The ideas for improvement are spectacular, so as citizens we need to follow this dialogue and ensure the City Council gets adequate feedback on what makes sense to implement. In the area of Business Development, a variety of sources of funding have been identified, and the SBA is working hard to develop programs that will give business owners access to funds for facade upgrades. Additionally, a program has been initiated called "Sandpoint Summer Nights." This is a collective effort by many downtown businesses to commit to longer hours in the summer to accommodate evening shopping. Since many people complain they can’t get to stores that close at 5 p.m., when individuals are just getting off work, we can send a community message of thanks back by frequenting these stores and acknowledging these efforts.

There are many more strategic efforts going on in the areas of promotion/marketing and organization. See SBA’s ad for a glimpse at their new logo, designed by local Doug Jones. The most important thing to remember is not the goals, the principals or the strategies. The most important thing to remember is that the SBA and the community is...you! We tend to associate the names of organizations with a mythical concept of hundreds of paid staff running around like some Washington D.C. consulting firm, or the office of some governmental executive with paid staff. The SBA is staffed by one person, and every other person, for which they are many, but many more are needed, are all volunteers. They are you – homeowner, business owner, business (we can’t live without you) staff person, artist, window washer, banker, realtor, parent, retiree. The community is us – all of us. And downtown is not some place we never go. It is our downtown, our town, in which we are molding our dreams, our children, our lives. Do not let someone else make your town – DIY. That stands for Do It Yourself, but don’t do it alone. Do it with the rest of us. For the specific way that you can help just a little or a lot, please call Constance Buxton at 255-1876 or email her at dsba(at)coldreams.com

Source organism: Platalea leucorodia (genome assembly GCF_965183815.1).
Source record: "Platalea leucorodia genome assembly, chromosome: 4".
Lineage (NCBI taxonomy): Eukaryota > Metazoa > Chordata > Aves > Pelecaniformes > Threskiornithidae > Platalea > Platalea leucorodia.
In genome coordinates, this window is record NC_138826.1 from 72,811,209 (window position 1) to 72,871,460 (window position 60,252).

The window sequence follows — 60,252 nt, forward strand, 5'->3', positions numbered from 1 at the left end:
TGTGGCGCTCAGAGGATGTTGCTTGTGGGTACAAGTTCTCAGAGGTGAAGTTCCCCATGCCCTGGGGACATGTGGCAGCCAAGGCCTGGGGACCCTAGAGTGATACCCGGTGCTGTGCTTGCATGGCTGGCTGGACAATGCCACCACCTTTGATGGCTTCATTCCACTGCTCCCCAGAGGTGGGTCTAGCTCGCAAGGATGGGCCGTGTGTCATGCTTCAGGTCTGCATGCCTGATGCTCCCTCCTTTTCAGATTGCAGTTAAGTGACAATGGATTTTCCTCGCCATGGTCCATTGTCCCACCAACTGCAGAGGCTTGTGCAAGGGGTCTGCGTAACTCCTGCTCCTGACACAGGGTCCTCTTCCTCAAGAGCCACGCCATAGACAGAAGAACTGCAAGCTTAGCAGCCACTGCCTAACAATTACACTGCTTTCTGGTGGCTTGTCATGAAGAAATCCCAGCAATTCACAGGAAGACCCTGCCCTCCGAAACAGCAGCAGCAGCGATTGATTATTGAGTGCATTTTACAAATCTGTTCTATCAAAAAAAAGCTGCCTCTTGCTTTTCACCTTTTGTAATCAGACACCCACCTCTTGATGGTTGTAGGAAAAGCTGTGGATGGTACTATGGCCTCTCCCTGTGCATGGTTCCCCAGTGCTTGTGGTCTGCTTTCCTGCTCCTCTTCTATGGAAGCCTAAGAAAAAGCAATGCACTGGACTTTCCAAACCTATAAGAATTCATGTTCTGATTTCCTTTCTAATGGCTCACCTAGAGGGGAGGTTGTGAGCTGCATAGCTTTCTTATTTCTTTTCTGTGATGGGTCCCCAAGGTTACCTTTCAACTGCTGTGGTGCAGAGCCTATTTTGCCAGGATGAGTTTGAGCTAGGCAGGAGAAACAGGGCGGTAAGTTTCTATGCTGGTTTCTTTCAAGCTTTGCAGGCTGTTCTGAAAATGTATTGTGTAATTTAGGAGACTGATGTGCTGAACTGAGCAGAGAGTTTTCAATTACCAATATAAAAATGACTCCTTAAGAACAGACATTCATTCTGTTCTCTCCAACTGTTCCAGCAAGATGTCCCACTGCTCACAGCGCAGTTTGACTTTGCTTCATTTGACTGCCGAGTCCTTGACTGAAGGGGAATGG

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Carol Curtis

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Sandpoint, revitalization, economic development, Hudson Group, DSBA